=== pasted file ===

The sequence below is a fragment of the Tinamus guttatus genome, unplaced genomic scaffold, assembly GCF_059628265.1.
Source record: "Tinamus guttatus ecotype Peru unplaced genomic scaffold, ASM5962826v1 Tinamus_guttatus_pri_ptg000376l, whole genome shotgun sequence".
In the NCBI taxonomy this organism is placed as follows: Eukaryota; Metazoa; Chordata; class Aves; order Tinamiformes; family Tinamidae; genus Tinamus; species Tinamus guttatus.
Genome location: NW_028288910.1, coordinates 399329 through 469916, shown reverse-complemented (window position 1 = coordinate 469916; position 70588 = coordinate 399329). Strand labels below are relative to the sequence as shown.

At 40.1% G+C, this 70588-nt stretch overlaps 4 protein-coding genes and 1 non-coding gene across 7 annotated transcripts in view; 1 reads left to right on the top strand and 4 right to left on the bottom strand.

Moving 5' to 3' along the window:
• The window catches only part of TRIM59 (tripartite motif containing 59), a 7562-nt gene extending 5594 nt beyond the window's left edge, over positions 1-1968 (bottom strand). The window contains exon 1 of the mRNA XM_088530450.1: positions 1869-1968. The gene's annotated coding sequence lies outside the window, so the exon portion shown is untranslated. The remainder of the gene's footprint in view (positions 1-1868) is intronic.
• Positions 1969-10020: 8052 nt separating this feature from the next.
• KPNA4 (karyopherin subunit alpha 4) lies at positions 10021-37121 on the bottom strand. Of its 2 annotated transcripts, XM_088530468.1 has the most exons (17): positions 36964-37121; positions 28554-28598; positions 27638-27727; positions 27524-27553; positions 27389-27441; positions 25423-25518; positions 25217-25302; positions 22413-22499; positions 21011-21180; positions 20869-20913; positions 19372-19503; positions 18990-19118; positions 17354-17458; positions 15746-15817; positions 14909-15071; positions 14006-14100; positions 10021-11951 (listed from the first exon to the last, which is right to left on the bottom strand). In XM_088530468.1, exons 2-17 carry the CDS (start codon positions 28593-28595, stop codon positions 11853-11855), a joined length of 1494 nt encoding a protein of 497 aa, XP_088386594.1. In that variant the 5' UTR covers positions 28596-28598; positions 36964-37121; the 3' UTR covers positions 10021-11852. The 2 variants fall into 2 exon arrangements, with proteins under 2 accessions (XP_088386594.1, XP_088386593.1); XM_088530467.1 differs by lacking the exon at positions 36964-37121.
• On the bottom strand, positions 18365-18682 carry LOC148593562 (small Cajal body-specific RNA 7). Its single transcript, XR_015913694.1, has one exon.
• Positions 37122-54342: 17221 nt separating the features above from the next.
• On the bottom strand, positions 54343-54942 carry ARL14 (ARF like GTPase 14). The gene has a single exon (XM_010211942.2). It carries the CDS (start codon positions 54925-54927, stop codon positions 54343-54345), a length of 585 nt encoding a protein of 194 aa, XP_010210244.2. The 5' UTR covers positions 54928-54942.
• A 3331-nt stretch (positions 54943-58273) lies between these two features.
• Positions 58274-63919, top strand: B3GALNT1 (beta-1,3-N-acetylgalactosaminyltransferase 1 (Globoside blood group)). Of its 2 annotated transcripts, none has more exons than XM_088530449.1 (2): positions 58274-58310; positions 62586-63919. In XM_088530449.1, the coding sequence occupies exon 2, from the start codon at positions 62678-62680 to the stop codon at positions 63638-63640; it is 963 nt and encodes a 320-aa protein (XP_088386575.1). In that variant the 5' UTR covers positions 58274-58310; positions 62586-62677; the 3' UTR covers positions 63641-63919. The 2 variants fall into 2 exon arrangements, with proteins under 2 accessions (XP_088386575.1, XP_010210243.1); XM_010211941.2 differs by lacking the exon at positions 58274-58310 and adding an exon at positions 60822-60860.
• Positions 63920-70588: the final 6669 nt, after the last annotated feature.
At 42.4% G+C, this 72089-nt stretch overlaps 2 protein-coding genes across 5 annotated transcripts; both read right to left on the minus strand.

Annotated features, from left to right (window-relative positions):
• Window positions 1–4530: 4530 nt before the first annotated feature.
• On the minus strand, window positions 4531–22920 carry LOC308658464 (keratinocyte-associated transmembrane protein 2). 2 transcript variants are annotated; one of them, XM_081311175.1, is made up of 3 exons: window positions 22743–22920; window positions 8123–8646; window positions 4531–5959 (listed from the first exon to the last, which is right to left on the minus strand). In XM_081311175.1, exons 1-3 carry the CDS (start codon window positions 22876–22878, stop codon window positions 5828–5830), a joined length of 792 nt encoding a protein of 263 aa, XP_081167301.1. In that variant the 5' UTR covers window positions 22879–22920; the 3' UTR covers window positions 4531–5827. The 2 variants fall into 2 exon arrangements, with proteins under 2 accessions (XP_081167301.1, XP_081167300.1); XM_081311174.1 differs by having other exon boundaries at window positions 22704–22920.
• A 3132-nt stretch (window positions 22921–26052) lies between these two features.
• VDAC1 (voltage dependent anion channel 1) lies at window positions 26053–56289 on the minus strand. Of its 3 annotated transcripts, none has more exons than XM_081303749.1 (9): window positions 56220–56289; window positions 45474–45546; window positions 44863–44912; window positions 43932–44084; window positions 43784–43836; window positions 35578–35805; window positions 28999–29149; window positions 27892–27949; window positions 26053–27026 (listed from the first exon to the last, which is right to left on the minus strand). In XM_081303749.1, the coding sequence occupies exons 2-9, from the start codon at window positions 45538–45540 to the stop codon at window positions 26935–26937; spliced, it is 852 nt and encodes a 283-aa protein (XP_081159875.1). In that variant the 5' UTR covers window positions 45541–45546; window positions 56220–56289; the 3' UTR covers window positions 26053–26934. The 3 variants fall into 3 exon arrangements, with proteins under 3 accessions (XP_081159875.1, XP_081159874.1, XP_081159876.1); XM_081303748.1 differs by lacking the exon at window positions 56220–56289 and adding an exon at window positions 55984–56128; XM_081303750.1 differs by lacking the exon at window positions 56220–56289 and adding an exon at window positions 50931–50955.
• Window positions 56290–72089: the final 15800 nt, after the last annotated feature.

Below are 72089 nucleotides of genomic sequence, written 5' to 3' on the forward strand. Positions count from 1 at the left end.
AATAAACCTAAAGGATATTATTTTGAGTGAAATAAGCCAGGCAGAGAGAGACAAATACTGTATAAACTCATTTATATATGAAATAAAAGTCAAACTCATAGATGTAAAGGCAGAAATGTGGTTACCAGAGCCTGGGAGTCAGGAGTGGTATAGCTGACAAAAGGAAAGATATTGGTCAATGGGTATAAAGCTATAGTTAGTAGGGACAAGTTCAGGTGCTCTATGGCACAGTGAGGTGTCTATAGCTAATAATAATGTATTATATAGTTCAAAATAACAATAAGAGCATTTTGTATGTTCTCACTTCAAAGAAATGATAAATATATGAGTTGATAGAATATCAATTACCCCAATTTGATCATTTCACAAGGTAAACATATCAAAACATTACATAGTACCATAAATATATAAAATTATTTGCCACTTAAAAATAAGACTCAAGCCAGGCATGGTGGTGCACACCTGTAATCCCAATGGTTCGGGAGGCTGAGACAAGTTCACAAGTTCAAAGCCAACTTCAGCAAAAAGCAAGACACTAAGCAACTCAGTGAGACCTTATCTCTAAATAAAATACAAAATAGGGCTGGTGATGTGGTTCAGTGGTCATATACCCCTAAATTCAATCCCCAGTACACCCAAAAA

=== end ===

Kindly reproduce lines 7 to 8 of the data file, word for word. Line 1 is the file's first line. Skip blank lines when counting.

• The window catches only part of TRIM59 (tripartite motif containing 59), a 7562-nt gene extending 5594 nt beyond the window's left edge, over positions 1-1968 (bottom strand). The window contains exon 1 of the mRNA XM_088530450.1: positions 1869-1968. The gene's annotated coding sequence lies outside the window, so the exon portion shown is untranslated. The remainder of the gene's footprint in view (positions 1-1868) is intronic.
• Positions 1969-10020: 8052 nt separating this feature from the next.